Overpriced artisanal toast is the San Francisco craze that refuses to die — so we gave it a try

san francisco the mill artisanal toast 4930

An Australian real estate tycoon set the internet ablaze in May when he suggested that more millennials could afford to buy homes if they gave up their pricey smashed avocado toast.

Like chocolate, cheese, and coffee before it, toast has turned into an artisanal product. In San Francisco, you can find thick-cut slices of doughey goodness slathered in locally-sourced butters, jams, and yes, avocado. At a price of $4 to $8, depending on toppings, this decadence doesn’t come cheap.

The trend kicked off in San Francisco in 2014, after a highly publicized profile on Trouble Coffee and Coconut Club — considered the original proprietors of artisanal toast — aired on NPR’s “This American Life.” The city’s obsession with glorified bread shows no sign of slowing.

These days, you can find cafés serving overpriced toast in almost every major city nationwide.

We visited San Francisco’s The Mill to see why toast is the greatest thing since sliced bread.

SEE ALSO: Go inside the housing startup that puts millennials up in multimillion-dollar Silicon Valley mansions

The Mill, based in San Francisco’s Alamo Square neighborhood, did not invent artisanal toast. But it spread the gospel with its widely popular take on the trend.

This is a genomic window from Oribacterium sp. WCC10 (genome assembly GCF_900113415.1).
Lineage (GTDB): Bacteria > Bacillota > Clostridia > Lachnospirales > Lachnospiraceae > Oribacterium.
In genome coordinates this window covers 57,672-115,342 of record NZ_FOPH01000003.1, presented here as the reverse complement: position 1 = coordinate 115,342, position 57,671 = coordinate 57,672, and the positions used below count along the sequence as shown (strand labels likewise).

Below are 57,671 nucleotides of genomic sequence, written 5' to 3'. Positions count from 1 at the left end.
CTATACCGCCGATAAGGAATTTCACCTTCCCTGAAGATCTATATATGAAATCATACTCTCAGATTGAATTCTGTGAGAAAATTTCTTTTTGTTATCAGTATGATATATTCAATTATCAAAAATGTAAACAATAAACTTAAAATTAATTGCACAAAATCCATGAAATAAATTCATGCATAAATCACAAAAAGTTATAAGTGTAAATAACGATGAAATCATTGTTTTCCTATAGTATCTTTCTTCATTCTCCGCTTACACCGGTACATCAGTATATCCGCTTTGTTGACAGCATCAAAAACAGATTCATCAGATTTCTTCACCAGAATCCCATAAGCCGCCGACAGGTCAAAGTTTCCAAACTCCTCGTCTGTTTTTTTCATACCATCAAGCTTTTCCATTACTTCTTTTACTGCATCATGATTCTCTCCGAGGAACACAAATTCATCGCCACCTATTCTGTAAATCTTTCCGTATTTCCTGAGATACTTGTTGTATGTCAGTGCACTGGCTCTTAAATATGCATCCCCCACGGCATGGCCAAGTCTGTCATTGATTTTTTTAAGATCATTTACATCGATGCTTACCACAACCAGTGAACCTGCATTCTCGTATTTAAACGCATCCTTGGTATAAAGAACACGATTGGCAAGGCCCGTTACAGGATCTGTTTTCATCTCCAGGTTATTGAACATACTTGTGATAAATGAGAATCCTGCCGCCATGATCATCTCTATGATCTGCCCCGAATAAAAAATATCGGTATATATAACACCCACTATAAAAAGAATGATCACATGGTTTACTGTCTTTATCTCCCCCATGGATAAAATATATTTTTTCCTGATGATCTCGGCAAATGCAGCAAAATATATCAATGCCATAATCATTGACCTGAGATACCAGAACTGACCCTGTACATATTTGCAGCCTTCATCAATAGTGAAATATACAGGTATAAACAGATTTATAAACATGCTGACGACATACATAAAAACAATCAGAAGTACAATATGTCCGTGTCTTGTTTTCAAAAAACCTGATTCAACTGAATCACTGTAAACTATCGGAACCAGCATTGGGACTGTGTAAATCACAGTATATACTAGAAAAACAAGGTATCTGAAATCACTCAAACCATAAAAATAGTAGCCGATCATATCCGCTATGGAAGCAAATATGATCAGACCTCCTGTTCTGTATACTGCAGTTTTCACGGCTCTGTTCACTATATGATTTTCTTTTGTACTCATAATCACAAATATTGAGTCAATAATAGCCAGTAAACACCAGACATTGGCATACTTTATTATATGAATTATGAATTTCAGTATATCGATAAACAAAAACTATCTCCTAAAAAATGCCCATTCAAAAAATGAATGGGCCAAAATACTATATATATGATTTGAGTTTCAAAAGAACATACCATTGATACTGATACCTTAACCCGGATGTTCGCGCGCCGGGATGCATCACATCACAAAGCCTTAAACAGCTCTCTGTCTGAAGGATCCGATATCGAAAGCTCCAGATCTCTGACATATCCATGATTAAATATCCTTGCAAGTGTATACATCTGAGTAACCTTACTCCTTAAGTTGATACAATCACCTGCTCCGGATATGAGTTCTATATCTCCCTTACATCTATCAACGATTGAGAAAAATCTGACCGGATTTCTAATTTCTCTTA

Josey Baker, The Mill’s co-owner and toastmaster, got his start baking breads in his San Francisco apartment. He delivered loaves to bakeries, pizzerias, and grocers on his bike.

In summer 2011, Baker got an invitation from the founder of a local coffee chain, Four Barrel Coffee, to collaborate on a café near Alamo Square. The Mill was born.

While the café was under construction, Baker ran a pop-up location on site. He wanted to offer customers something to eat with their coffee, but since Baker didn’t make cookies, croissants, or muffins, he brought his toaster from home and started selling his homemade bread.

“At that point, it wasn’t, like, ‘We’re going to become known for our toast.’ It was my way to eat bread, and people responded strongly to it,” Baker told Business Insider in 2015.

See the rest of the story at Business Insider


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